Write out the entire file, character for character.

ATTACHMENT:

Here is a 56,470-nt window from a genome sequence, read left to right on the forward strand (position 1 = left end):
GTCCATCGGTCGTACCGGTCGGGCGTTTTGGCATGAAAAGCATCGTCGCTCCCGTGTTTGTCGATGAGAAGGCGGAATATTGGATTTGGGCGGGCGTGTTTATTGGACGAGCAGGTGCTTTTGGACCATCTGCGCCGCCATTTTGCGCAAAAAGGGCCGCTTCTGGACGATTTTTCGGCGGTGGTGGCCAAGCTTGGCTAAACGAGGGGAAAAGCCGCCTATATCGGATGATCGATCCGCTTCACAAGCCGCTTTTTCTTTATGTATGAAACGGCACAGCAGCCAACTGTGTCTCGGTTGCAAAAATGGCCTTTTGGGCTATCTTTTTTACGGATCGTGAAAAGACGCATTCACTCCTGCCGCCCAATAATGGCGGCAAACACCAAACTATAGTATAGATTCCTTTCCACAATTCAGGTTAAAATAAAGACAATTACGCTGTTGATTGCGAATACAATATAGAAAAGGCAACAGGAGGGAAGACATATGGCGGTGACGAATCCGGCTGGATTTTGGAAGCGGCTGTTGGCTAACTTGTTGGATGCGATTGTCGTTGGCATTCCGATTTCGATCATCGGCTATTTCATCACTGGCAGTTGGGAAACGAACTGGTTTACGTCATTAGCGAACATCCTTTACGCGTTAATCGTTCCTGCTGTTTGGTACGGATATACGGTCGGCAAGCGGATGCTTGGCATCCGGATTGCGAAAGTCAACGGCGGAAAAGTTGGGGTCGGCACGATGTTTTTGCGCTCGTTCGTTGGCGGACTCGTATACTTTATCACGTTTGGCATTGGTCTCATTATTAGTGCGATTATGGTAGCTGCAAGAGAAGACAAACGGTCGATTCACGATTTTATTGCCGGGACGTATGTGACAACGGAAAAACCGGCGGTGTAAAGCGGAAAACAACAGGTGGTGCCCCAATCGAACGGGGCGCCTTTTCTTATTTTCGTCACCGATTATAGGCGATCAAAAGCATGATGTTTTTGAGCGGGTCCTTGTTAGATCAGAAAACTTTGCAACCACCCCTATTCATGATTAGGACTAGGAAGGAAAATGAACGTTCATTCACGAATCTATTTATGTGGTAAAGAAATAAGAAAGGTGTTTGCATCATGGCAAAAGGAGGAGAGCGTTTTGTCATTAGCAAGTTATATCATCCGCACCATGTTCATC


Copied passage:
Here is a 56,470-nt window from a genome sequence, read left to right on the forward strand (position 1 = left end):
GTCCATCGGTCGTACCGGTCGGGCGTTTTGGCATGAAAAGCATCGTCGCTCCCGTGTTTGTCGATGAGAAGGCGGAATATTGGATTTGGGCGGGCGTGTTTATTGGACGAGCAGGTGCTTTTGGACCATCTGCGCCGCCATTTTGCGCAAAAAGGGCCGCTTCTGGACGATTTTTCGGCGGTGGTGGCCAAGCTTGGCTAAACGAGGGGAAAAGCCGCCTATATCGGATGATCGATCCGCTTCACAAGCCGCTTTTTCTTTATGTATGAAACGGCACAGCAGCCAACTGTGTCTCGGTTGCAAAAATGGCCTTTTGGGCTATCTTTTTTACGGATCGTGAAAAGACGCATTCACTCCTGCCGCCCAATAATGGCGGCAAACACCAAACTATAGTATAGATTCCTTTCCACAATTCAGGTTAAAATAAAGACAATTACGCTGTTGATTGCGAATACAATATAGAAAAGGCAACAGGAGGGAAGACATATGGCGGTGACGAATCCGGCTGGATTTTGGAAGCGGCTGTTGGCTAACTTGTTGGATGCGATTGTCGTTGGCATTCCGATTTCGATCATCGGCTATTTCATCACTGGCAGTTGGGAAACGAACTGGTTTACGTCATTAGCGAACATCCTTTACGCGTTAATCGTTCCTGCTGTTTGGTACGGATATACGGTCGGCAAGCGGATGCTTGGCATCCGGATTGCGAAAGTCAACGGCGGAAAAGTTGGGGTCGGCACGATGTTTTTGCGCTCGTTCGTTGGCGGACTCGTATACTTTATCACGTTTGGCATTGGTCTCATTATTAGTGCGATTATGGTAGCTGCAAGAGAAGACAAACGGTCGATTCACGATTTTATTGCCGGGACGTATGTGACAACGGAAAAACCGGCGGTGTAAAGCGGAAAACAACAGGTGGTGCCCCAATCGAACGGGGCGCCTTTTCTTATTTTCGTCACCGATTATAGGCGATCAAAAGCATGATGTTTTTGAGCGGGTCCTTGTTAGATCAGAAAACTTTGCAACCACCCCTATTCATGATTAGGACTAGGAAGGAAAATGAACGTTCATTCACGAATCTATTTATGTGGTAAAGAAATAAGAAAGGTGTTTGCATCATGGCAAAAGGAGGAGAGCGTTTTGTCATTAGCAAGTTATATCATCCGCACCATGTTCATC